Education, employment and access to healthcare are among the areas of concern, according to Human Rights WatchTaliban ‘rolling back’ rights for Afghan women and girls in 32 areas, say human rights experts
The Taliban are “rolling back” rights for women and girls in at least 32 different areas, according to a new list compiled by Human Rights Watch (HRW).
While restricting access to education has been the most high profile abuse, discrimination is taking place systematically across women’s lives, HRW said.
Human Rights Watch’s women’s rights division acting director Heather Barr, a leading expert on Afghanistan, said the Taliban was violating the rights of women and girls across a number of categories, including: education, employment, freedom of movement, dress, gender-based violence, access to healthcare, and sport.
The list in more detail runs from the closure of almost all of the country’s women’s shelters, for those fleeing domestic violence, to banning women from seeing male healthcare professionals, dramatically restricting their access to healthcare.
A key concern is over freedom of movement. When the Taliban was last in power in Afghanistan, between 1996 and 2001, they had a policy that women could only leave their homes if accompanied by a mahram, or male member of their family.
This has not officially become the policy nationally, but HRW research with women in the city of Herat last week showed that it was being enforced at random by Taliban officials and fighters on the streets.
Lots of categories of Taliban abuses against women/girls to cover: general, education, employment, freedom of movement, dress, gender-based violence, access to health care, and sport. We’re making a list. Here we go.— Heather Barr (@heatherbarr1) September 28, 2021
Halima Kazem-Stojanovic, of the San Jose State University Human Rights Institute – who worked on the Herat report with HRW – said: “The experience of women in Herat raises grave concerns about the extent to which the Taliban leadership in Kabul is able or willing to control the actions of their members across the country on human rights, including women’s rights.
“Claims by Taliban leaders to respect women’s rights will be meaningless if women and girls have to live in constant fear of abuse by the Taliban on their street.”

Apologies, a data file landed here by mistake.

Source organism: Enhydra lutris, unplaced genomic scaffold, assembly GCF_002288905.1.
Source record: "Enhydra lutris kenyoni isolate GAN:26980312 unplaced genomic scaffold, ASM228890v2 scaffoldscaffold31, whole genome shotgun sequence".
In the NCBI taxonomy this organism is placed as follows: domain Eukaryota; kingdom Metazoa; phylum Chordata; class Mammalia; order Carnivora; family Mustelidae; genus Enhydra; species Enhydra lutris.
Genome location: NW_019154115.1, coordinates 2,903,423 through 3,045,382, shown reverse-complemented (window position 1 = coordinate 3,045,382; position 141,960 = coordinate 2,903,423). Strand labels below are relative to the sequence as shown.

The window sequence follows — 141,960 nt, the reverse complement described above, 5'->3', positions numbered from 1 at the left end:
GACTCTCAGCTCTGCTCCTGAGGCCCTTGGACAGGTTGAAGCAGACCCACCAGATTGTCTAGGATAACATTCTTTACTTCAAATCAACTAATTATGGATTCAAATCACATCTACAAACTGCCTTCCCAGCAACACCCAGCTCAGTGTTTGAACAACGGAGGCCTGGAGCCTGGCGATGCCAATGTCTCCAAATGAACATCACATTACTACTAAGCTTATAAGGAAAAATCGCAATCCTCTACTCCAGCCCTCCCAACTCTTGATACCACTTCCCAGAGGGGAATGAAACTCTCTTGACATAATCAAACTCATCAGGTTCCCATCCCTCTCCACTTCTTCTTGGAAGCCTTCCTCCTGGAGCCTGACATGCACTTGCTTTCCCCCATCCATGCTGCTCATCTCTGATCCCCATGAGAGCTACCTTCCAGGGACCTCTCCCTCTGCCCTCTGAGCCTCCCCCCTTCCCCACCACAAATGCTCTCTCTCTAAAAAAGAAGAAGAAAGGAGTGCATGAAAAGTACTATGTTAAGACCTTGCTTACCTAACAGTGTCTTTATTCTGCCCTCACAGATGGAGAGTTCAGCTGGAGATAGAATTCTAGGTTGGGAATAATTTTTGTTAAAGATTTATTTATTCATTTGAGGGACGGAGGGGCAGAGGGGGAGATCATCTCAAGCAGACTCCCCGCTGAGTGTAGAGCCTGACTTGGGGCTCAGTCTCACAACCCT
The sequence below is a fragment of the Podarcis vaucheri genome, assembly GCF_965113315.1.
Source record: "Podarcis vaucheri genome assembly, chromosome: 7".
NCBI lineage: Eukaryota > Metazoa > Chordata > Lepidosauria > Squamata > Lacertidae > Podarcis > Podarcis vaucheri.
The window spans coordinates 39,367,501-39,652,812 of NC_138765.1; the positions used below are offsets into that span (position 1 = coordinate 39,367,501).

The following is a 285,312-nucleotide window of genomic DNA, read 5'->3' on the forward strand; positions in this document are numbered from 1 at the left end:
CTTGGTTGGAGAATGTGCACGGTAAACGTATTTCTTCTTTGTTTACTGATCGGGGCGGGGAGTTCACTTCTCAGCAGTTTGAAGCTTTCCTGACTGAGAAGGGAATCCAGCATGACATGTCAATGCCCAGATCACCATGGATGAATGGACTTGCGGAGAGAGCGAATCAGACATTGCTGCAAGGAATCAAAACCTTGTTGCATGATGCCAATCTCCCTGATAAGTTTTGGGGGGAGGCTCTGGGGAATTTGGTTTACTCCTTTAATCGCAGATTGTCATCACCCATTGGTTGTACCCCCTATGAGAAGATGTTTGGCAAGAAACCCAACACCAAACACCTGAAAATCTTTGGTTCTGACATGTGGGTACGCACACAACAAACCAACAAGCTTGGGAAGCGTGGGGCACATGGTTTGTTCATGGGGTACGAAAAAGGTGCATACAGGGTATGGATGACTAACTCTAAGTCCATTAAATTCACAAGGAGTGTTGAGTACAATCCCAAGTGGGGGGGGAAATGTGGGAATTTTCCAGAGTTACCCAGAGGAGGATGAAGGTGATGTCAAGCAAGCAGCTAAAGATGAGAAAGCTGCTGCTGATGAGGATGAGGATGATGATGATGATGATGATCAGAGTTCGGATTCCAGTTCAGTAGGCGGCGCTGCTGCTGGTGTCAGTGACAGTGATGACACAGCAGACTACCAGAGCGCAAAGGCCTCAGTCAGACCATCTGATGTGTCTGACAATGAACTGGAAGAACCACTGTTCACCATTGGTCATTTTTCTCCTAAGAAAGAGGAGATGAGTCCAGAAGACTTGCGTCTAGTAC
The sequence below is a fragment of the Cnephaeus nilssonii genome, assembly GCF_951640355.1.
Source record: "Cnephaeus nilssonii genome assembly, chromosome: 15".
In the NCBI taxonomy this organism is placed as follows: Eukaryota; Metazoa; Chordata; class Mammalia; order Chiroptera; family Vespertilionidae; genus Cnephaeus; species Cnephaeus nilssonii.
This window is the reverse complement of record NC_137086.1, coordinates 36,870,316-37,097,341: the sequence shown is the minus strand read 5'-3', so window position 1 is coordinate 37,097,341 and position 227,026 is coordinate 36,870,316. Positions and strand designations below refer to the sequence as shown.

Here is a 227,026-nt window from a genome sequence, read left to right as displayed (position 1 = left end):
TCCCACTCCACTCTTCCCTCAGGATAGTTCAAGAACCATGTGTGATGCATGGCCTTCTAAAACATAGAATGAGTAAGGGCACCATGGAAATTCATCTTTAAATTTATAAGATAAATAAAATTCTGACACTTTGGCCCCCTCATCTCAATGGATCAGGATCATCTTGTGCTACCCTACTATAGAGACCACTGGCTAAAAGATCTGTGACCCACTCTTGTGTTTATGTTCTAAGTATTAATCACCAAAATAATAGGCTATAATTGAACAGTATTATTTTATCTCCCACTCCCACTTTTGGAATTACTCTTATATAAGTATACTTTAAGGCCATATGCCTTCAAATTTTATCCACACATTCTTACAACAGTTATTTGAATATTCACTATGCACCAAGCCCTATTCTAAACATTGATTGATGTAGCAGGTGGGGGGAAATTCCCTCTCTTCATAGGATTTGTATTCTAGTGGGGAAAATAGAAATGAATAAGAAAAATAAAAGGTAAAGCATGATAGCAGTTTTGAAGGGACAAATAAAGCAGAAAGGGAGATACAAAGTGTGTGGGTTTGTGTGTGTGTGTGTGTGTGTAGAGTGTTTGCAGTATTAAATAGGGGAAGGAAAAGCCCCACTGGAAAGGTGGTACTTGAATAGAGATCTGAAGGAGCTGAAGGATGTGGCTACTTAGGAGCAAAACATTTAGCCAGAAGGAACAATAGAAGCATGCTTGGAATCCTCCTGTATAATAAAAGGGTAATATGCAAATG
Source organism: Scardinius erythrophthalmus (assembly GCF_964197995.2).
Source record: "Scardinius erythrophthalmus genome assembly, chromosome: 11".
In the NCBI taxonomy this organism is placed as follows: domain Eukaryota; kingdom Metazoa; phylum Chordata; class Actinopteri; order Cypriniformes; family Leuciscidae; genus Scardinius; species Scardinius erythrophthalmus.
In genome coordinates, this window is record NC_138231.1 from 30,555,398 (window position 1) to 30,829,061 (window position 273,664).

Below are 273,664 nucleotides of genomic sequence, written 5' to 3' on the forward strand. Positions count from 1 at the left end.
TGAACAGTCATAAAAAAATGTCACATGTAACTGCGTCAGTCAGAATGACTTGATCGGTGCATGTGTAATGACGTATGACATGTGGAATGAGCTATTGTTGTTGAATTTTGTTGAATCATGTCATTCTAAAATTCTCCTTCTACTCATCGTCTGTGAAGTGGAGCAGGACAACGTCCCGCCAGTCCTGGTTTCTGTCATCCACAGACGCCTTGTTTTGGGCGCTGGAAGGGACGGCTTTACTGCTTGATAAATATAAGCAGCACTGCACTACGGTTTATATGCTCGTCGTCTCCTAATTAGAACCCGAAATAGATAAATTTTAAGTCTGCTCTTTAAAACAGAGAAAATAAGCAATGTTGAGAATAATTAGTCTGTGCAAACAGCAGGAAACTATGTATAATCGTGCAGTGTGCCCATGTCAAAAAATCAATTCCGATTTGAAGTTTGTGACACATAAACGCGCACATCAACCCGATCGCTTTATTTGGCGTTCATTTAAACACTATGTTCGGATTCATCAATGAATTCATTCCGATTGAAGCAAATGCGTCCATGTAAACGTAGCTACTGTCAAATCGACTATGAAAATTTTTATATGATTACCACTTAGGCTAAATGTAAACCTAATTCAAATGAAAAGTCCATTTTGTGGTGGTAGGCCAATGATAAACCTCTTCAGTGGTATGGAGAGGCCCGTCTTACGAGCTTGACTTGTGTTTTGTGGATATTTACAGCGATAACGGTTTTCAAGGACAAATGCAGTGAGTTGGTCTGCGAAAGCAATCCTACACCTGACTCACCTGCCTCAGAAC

HRW’s acting director of the women’s rights division, Heather Barr, told The Telegraph that the uncertainty over the rules combined with the fear of what might lie ahead were combining to effectively imprison women.
“I think women just feel like prisoners. They feel like they are not safe outside their homes. They don’t know what the rules are, but it’s clear that wherever their dreams were, they are now gone,” she said.
We’re keeping a list of new Taliban policies and actions that constitute systematic violations of women’s rights under international law. Thirty-two things on the list so far.— Heather Barr (@heatherbarr1) September 22, 2021
The list continues: for example, there are no female members in the Taliban’s cabinet, and while the Ministry of Women’s Affairs has disappeared from government, the Ministry of Vice and Virtue – now the Ministry of Guidance and Call, and better known as the morality policy – is back.
Women have also been harassed by Taliban fighters in Herat for not wearing gloves and banned from playing sport; and the system to tackle gender-based violence, alongside the laws to tackle it, has effectively collapsed, Ms Barr said.
Despite the risks, many brave women have protested, despite bans, beatings, and harassment.
Working women also face an uncertain future, with The Taliban dismissing all of the female employees in the Kabul government other than those deemed irreplaceable, such as the women cleaning the female toilets. Female lawyers and journalists have also faced harassment, including one lawyer who said her house had been dotted with bullets.
Actions like these were powerful, said Ms Barr.
“The Taliban’s record of past and current brutality means they can threaten in a whisper,” she said.